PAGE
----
Use case 1: Basic app connectivity through Kubernetes’ Services
This is the most basic and fundamental functionality that all Kubernetes CNI plugins provide. Application Pods need to be able to talk to each other, and Kubernetes Services are the way to ensure that it is possible with Pods coming and going with time to support application scale and availability.
When would I care?
All major CNI plugins provide basic Pod to Pod connectivity, as well as some of the Service types, such as
In addition to that, Tungsten Fabric comes with out of the box support of Service type
LoadBalancer. When running on AWS, using
LoadBalancer Service in your manifest creates a public-facing AWS ELB, making your application available from the Internet in one step.
This also means you can use the Kubernetes deployment manifest for your application unchanged in all places where Tungsten Fabric with Kubernetes is available - on premises and in all major public clouds.
When you create a Deployment, a CNI works in concert with Kubernetes to allocate network IP addresses for each of your application Pods, and “wire up” each pod to the cluster network.
Note: most CNIs work by creating an
overlay networkthat in most cases is contained within the boundaries of a single Kubernetes cluster. As the result, Pods in different clusters cannot communicate directly.
While we will not cover multi-cluster scenarios in this document, Tungsten Fabric is capable of supporting such configurations. A single installation of Tungsten Fabric can serve multiple Kubernetes clusters at the same time. In such scenario Pods from different clusters can communicate with each other directly, even if Kubernetes clusters themselves are in different locations.
Services in Kubernetes are “an abstract way to expose an application running on a set of Pods”. In most cases, a Service is a simple Round-Robin Load Balancer. It has a Virtual IP address (“VIP”) for receiving network requests, and a zero or more Endpoint IP addresses that it will forward these requests to.
In most cases a Service will automatically discover Endpoint IP addresses that belong to the application Pods by looking for matching labels (called “Selectors”) on running Pods.
Sample app’s Deployments and Services
Make sure you’re on the sandbox control node, logged in as root, and in the correct directory:
# Make sure we're root whoami | grep root || sudo -s # Change to the manifests directory cd /home/centos/yelb/deployments/platformdeployment/Kubernetes/yaml
cnawebapp-loadbalancer.yaml file, looking for the sections that start with
Kind: Deployment and
(Use arrows / PgUp / PgDn to navigate; press
q to exit)
spec.template.spec.containers.ports.containerPortin Deployments shows what TCP port a Pod will listen to;
spec.portsin Services shows what port a Service’s VIP will be listening to;
spec.selectorin Services shows what labels on Pods a Service will look for to send traffic to.
Next, let’s deploy our app and see what happens:
kubectl create -f cnawebapp-loadbalancer.yaml
This will create the following application topology:
If the application deploys without errors, we should be able to see that:
All Pods have their own IP address and are listening on their respective ports:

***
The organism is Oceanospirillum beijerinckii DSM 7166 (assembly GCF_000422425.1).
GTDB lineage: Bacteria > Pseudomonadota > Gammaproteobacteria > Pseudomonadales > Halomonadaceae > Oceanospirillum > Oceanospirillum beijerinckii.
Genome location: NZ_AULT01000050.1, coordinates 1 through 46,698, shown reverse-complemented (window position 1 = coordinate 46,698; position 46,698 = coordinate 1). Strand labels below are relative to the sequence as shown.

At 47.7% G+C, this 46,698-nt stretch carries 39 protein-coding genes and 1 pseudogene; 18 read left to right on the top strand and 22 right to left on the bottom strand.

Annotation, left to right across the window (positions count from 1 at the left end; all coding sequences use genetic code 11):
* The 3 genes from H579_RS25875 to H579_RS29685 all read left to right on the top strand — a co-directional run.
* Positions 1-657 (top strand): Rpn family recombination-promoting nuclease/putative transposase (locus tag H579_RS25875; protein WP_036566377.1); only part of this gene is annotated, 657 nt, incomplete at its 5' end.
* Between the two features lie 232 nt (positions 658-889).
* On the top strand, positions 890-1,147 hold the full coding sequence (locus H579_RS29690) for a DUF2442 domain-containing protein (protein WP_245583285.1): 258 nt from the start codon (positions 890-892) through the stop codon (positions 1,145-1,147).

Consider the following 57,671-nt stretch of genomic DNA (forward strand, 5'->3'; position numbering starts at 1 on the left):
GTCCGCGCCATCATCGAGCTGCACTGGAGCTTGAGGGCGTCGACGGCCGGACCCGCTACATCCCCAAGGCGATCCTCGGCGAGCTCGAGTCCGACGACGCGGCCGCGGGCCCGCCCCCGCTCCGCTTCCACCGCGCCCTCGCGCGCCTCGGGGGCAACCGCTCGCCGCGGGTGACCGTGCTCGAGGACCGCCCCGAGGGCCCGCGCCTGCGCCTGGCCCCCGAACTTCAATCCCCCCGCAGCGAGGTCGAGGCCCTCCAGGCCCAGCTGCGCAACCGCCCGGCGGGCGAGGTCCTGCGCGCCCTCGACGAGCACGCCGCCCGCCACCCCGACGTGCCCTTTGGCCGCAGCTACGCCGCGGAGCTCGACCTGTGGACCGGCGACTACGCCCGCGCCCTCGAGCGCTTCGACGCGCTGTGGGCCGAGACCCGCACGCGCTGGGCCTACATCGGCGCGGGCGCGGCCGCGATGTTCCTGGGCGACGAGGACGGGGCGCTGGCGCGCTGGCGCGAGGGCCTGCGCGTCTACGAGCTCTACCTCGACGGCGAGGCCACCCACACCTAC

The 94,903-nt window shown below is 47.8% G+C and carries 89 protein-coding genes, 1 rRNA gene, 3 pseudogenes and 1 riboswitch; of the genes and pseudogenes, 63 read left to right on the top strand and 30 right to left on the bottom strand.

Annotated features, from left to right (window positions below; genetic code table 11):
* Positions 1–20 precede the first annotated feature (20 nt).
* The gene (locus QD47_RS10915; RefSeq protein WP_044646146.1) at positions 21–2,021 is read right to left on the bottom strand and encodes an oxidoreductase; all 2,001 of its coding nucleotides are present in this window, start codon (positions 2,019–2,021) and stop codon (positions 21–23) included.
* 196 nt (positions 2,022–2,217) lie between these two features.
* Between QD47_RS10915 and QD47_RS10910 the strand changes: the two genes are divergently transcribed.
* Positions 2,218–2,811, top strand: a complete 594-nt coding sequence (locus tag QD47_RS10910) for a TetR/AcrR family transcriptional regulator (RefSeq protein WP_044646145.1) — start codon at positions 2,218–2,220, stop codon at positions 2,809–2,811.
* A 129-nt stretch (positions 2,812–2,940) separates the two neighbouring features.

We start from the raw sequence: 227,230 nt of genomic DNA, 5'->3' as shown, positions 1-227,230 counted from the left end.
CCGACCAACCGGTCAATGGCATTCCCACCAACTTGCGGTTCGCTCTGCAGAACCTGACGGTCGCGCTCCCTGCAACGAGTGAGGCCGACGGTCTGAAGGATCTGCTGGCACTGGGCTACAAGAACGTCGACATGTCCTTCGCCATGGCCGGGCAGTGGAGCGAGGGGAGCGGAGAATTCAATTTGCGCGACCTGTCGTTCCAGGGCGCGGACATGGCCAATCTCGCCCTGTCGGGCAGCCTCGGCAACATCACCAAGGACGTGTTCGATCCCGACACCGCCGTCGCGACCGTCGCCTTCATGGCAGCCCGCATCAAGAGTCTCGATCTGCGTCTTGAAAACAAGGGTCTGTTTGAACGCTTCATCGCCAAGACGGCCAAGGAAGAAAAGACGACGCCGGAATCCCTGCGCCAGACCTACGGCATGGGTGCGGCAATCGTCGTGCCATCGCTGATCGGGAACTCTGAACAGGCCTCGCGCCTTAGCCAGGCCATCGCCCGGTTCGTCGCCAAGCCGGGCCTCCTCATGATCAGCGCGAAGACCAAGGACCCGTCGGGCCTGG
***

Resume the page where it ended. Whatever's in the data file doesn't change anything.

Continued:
kubectl get pods -o wide NAME READY STATUS RESTARTS AGE IP NODE redis-server-5786bc9958-mkm6s 1/1 Running 0 9m 10.47.255.247 ip-172-25-1-190.us-west-1.compute.internal yelb-appserver-7975bf6fb-xvzgh 1/1 Running 0 9m 10.47.255.248 ip-172-25-1-190.us-west-1.compute.internal yelb-db-ccd4bd9f5-9pt9m 1/1 Running 0 9m 10.47.255.249 ip-172-25-1-79.us-west-1.compute.internal yelb-ui-5cd947475f-dsvbd 1/1 Running 0 9m 10.47.255.250 ip-172-25-1-79.us-west-1.compute.internal
All Services have a VIP and a port they’re listening on:
kubectl get svc NAME TYPE CLUSTER-IP EXTERNAL-IP PORT(S) AGE kubernetes ClusterIP 10.96.0.1 <none> 443/TCP 4h redis-server ClusterIP 10.103.111.102 <none> 6379/TCP 9m yelb-appserver ClusterIP 10.109.212.183 <none> 4567/TCP 9m yelb-db ClusterIP 10.96.201.173 <none> 5432/TCP 9m yelb-ui LoadBalancer 10.108.170.55 aa01af9988cc3... 80:32393/TCP 9m
All Services have discovered their respective Endpoints:
kubectl get ep NAME ENDPOINTS AGE kubernetes 172.25.1.105:6443 4h redis-server 10.47.255.247:6379 10m yelb-appserver 10.47.255.248:4567 10m yelb-db 10.47.255.249:5432 10m yelb-ui 10.47.255.250:80 10m
Since Tungsten Fabric provides support for Kubernetes Service type
LoadBalancer, we should now be able to connect to our application from the Internet. Let’s find out what the public DNS name for our load balancer is:
# kubectl get svc yelb-ui -o wide NAME TYPE CLUSTER-IP EXTERNAL-IP PORT(S) AGE SELECTOR yelb-ui LoadBalancer 10.108.170.55 aa01af9988cc311e9badf06b57ebf630-1452353610.us-west-1.elb.amazonaws.com 80:32393/TCP 11m app=yelb-ui,tier=frontend
We can see that our app is available on
aa01af9988cc311e9badf06b57ebf630-1452353610.us-west-1.elb.amazonaws.com, so let’s check it by pointing our web browser to it:
Once you’ve played with the app for a moment or two, feel free to undeploy it:
kubectl delete -f cnawebapp-loadbalancer.yaml
Recap and what’s next
In this Use Case, we’ve got our sample application deployed and available from the Internet using Tungsten Fabric Kubernetes CNI plugin and integration with AWS’ Elastic Load Balancing.
Our sample application is on the web. If this is all we wanted - we are done. However, if we need things like SSL offload or want to send incoming requests to different application components based on HTTP host and/or path, we will need to use Kubernetes Ingress. The Use Case 2 covers this scenario.